Then going to the House of Kings in the Silent Street, Aragorn laid him down on the long bed that had been prepared for him. There he said farewell to Eldarion, and gave into his hands the winged crown of Gondor, and the Sceptre of Arnor; and then all left him save Arwen, and she stood alone by his bed. And for all he wisdom and lineage she could not forbear to plead with him to stay yet for a while. She was not yet weary of her days, and thus she tasted the bitterness of the mortality that she had taken upon her.
“Lady Undomiel,” said Aragorn, “the hour is indeed hard, yet it was made even in that day when we met under the white birches in the garden of Elrond where none now walk. And on the hill of Cerin Amroth when we forsook both the shadow and the twilight this doom we accepted. Take council with yourself, beloved, and ask whether you would indeed have me wait until I wither and fall from my high seat unmanned and witless. Nay, Lady, I am the last of the Numenoreans and the latest king of the Elder Days; and to me has been given not only a span thrice that of Men of Middle Earth, but also the Grace to go at my will, and give back the gift. Now, therefore, I will sleep. I speak no comfort to you, for there is no comfort for such pain within the circles of the world. The uttermost choice is before you: to repent and go to the Havens and bear away into the West the memory of our days together that shall there be evergreen but never more than memory; or else to abide the Doom of Men.”
“Nay dear lord,” she said, “that choice is long over. There is now no ship that would bear me hence, and I must indeed abide the Doom of Men, whether I will or I nill: the loss and the silence. But I say to you, King of the Numenoreans, not till now have I understood the tale of your people and their fall. As wicked fools I scorned them, but I pity them at last. For if this is indeed, what the Eldar say, the gift of the One to Men, it is bitter to receive.”
“So it seems,” he said. “But let us not be overthrown at the final test who of old renounced the shadow and the ring. In sorrow we must go, but not in despair. Behold! we are not bound forever to the circles of the world, and beyond them is more than memory. Farewell!”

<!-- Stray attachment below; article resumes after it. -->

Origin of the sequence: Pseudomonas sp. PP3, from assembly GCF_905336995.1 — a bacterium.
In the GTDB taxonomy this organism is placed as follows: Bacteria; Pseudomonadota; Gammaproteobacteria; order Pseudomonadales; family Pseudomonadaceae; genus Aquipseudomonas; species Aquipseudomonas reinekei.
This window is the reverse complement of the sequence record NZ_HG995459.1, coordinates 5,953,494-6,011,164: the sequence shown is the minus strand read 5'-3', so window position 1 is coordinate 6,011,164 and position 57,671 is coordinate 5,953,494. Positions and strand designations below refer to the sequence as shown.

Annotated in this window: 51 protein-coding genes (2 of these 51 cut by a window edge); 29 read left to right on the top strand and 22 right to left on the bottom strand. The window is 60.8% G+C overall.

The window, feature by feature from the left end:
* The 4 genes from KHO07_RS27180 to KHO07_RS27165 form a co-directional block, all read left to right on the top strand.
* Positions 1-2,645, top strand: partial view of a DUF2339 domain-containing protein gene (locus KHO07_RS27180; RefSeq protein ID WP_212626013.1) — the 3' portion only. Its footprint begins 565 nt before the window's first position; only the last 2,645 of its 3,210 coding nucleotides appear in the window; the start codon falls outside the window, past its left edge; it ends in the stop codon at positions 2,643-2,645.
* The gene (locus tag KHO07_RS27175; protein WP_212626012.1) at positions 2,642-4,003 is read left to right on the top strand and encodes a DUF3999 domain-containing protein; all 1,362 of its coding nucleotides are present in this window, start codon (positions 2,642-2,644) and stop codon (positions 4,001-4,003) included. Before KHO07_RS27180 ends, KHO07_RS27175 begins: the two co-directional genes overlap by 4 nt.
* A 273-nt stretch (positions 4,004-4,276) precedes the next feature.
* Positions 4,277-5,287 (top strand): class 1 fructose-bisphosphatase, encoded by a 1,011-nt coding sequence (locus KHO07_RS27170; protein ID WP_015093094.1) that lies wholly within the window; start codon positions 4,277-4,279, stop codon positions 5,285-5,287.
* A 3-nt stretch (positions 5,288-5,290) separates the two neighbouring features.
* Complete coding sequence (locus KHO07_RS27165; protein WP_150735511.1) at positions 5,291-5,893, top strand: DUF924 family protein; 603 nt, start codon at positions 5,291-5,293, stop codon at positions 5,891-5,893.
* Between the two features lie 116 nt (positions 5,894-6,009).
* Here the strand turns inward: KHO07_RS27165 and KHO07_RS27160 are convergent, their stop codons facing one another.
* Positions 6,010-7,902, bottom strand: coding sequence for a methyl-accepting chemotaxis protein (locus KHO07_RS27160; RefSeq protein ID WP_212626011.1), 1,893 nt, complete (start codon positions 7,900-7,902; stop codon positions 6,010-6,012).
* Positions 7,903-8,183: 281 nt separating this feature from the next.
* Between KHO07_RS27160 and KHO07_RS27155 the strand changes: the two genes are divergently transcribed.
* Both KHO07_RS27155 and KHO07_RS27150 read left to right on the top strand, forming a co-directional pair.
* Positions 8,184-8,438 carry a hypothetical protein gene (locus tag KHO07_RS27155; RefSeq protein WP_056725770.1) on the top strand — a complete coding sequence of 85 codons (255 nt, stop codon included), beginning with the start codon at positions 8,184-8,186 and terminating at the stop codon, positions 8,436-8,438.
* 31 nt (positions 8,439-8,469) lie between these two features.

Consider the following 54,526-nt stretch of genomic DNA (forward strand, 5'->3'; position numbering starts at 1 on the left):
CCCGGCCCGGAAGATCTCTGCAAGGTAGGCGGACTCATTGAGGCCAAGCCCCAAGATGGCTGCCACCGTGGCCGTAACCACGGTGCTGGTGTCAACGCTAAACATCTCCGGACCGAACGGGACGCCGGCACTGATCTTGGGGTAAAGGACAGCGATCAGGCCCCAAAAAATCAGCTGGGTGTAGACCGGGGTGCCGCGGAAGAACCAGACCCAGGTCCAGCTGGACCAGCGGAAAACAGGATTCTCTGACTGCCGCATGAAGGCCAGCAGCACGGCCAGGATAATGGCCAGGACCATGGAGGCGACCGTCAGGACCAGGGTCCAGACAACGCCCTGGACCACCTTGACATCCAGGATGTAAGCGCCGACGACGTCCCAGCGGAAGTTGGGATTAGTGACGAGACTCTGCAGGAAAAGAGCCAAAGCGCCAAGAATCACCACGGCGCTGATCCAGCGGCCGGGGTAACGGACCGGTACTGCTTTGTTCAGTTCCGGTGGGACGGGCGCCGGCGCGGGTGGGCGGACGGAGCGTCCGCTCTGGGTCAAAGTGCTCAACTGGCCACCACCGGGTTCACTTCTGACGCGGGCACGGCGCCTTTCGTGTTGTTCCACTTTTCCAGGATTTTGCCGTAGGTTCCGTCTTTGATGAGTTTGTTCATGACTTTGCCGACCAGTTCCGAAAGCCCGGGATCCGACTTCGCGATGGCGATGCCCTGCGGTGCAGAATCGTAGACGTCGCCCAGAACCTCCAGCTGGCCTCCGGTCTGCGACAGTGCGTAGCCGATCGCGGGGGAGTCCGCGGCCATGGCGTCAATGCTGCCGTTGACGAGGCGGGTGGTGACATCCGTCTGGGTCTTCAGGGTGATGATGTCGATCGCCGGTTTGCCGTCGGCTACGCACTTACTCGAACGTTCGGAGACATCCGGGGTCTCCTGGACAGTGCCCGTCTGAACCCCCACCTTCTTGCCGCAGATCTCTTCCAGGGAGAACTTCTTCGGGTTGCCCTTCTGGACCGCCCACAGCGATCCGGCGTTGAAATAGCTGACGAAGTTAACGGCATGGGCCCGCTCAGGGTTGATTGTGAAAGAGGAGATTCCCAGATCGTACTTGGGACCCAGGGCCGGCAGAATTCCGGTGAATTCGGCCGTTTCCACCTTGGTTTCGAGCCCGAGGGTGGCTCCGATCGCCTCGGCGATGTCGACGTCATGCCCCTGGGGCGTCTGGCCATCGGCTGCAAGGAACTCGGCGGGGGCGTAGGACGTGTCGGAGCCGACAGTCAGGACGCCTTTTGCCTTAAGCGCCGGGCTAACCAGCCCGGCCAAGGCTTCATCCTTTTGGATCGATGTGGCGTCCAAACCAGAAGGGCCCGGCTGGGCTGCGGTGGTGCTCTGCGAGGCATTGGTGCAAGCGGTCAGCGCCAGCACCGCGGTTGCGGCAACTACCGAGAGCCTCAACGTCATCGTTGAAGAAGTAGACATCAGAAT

“Estel! Estel!” she cried, and with that, even as he took her hand and kissed it, he fell into sleep. Then a great beauty was revealed in him, so that all who after came there looked on him in wonder; for they saw that the grace of his youth, and the valour of his manhood, and the wisdom and majesty of his age were blended together. And long there he lay, an image of the splendour of the Kings of Men in glory undimmed before the breaking of the world.
But Arwen went forth from the house, and the light of her eyes was quenched, and it seemed to her people that she had become cold and grey as the nightfall in winter that comes without a star. Then she said farewell to Eldarion, and to her daughters, and to all whom she had loved; and she went from the city of Minas Tirith and passed away to the land of Lorien, and dwelt there alone under the fading trees until winter came. Galadriel had passed away and Celeborn also was gone, and the land was silent.
Then at last when the mallorn-leaves were falling, but spring had not yet come, she laid herself to rest upon Cerin Amroth; and there is her green grave until the world is changed, and all the days of her life are utterly forgotten by men that come after, and Elanor and Niphredil bloom no more east of the Sea.